But their legal nightmare may not yet be over. The prosecutor, Anu Mantila, told a Finnish media he is “seriously considering” appealing to the Supreme Court of Finland. Mantila believes the case involves two fundamental and equal human rights — the “right” to be free from discrimination and the freedom of religion — and, since the Court of Appeals simply repeated the findings of the lower court, he wanted a more in-depth vetting. Specifically, he said he wants the court to consider his contention that “hate speech” causes both psychological and physical damages — and to explain how he can prosecute speech accordingly.
“This issue should still get the opinion of the Supreme Court,” Mantila told a Finnish news source, Helsingin Sanomat. Manila said he wants some court to explain how and when he can prosecute alleged “hate speech” that does not clearly incite hatred. The court, he said, should show him where “the line is between punishable and non-punishable expression, when it comes to less serious hate speech that does not incite violence and hatred.” But Räsänen’s attorneys say the second trial came to the same conclusion, because the prosecution introduced no new facts. Finnish citizens have expressed their weariness with the ongoing prosecutions. One Finnish teacher announced, “My wallet announced that I am no longer interested in paying for this circus.”
Although jubilant over the outcome, Christians say the prosecution exemplifies the phrase: “The process is the punishment.”
“While we celebrate this monumental victory, we also remember that it comes after four years of police investigations, criminal indictments, prosecutions, and court hearings,” said Coleman. Arielle Del Turco, director of the Center for Religious Liberty at Family Research Council, cited Räsänen as one of 99 incidents of anti-Christian persecution that have taken place in the West in three years.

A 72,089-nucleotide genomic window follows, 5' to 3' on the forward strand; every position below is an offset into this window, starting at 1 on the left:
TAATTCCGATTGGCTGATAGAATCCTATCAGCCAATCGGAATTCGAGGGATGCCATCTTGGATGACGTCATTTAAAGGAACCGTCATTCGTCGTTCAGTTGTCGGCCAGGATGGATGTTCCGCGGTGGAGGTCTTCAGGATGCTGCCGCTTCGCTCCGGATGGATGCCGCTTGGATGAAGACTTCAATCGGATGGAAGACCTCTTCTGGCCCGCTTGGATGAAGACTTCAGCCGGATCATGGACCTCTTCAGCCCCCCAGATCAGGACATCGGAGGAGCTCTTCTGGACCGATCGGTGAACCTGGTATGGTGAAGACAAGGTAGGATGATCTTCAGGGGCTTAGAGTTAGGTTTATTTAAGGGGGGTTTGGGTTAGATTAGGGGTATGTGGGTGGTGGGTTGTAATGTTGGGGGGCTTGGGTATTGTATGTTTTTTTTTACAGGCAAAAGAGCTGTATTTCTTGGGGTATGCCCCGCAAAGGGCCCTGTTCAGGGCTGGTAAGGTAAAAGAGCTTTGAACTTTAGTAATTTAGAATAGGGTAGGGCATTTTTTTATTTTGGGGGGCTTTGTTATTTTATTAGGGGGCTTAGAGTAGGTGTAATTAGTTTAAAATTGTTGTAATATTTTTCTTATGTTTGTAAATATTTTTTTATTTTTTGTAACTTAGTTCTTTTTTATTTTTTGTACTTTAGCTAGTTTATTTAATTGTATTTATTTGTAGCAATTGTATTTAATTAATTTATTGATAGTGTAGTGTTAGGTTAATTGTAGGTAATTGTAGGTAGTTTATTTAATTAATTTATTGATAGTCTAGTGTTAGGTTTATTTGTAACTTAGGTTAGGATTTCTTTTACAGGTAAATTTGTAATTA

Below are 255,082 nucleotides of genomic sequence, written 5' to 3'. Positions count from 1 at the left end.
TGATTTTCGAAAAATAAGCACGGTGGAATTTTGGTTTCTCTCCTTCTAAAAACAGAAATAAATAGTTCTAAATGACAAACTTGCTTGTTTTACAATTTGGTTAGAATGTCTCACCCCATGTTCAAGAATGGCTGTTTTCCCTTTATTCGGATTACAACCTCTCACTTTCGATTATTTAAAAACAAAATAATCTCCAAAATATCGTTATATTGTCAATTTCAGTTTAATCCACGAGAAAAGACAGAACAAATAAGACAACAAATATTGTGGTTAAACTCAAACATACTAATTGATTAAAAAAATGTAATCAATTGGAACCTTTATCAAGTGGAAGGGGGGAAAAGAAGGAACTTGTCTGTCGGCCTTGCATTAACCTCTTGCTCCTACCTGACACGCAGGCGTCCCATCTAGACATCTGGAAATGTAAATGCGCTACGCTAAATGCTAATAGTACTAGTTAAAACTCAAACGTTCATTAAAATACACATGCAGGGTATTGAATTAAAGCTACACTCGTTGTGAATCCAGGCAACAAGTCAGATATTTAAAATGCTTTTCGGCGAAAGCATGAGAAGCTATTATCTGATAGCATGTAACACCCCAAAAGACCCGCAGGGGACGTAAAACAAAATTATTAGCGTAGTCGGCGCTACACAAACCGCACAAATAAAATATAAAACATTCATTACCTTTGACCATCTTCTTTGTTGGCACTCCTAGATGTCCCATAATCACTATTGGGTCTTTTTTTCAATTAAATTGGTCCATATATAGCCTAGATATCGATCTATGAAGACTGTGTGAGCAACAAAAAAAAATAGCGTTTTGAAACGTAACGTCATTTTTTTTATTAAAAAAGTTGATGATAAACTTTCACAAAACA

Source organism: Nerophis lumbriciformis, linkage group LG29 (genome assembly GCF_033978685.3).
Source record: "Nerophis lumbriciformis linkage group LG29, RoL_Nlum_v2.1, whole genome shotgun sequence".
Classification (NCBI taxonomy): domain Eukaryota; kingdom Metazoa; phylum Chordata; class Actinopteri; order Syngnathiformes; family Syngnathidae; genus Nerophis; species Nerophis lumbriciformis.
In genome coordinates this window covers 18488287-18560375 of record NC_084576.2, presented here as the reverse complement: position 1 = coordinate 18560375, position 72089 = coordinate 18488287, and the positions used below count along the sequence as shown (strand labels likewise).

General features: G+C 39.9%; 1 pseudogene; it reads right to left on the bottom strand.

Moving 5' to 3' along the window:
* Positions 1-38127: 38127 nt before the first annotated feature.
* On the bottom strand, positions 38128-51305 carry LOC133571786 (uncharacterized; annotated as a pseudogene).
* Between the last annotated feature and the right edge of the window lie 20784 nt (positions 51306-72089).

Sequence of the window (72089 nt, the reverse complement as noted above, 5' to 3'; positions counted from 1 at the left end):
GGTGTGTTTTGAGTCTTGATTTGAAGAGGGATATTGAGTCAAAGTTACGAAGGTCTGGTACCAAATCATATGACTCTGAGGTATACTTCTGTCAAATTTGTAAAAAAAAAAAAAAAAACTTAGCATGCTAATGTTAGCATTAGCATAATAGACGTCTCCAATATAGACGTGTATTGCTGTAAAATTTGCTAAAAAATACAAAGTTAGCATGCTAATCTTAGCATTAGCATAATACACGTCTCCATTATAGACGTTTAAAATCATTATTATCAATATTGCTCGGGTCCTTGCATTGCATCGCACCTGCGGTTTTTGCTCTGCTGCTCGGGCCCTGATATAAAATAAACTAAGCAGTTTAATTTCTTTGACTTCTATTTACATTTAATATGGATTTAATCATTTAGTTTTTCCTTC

“How long until American lawmakers are similarly prosecuted?” asked Family Research Council President Tony Perkins. Perkins and Rep. Chip Roy (R-Texas) met with Finnish Ambassador Mikko Hautala last month.
Roy also warned that Räsänen’s trials could come to the United States during the debate over the so-called “Respect for Marriage” Act. “When you venture into hate crimes, you are now empowering the government to determine what is in your head, and now they’re going to prosecute you for thoughts ... and in this case, your religious views,” said Roy. “That is something we have to stand athwart.” At the 2023 Pray Vote Stand Summit, Roy hailed the Finnish MP as “a hero” who “gives you hope. She gives you a belief that we can stand up and stand athwart that kind of tyranny.”
Räsänen’s “acquittal is a monumental victory for free speech,” said Alliance Defending Freedom President and General Counsel Kristen Waggoner. “Päivi’s case serves as a stark reminder of the rising tide of censorship on a global scale.”
In biblical fashion, Räsänen rejoiced in her trials. “This whole process, this litigation, has given so many chances to testify about Jesus,” including “in a live broadcast straight to Finnish homes,” explained Räsänen on “Washington Watch with Tony Perkins” last June. “At the police station, we had the Bible on the table, and the police asked me questions. He asked me to explain, ‘What is the message of the Letter to Romans? What is the message of the first chapter?’ and so on.”
Räsänen said she is always careful to repeat her central motivation: “We have in the Bible the solution to the problem of sin, because Jesus has died for our sins.”
The prosecution, she said, “gives more chances to speak about biblical values” and “share the gospel and the word of God” with “captive audiences.”
Ultimately, Prosecutor General Ari-Pekka Koivisto will decide whether to appeal the case, according to Finnish media sources. On Tuesday, Räsänen promised to endure to the end of her legal persecution, even all the way to the European Court of Human Rights (ECHR).
“Whatever the consequence, I will not back down from my biblical convictions.”
Ben Johnson is senior reporter and editor at The Washington Stand.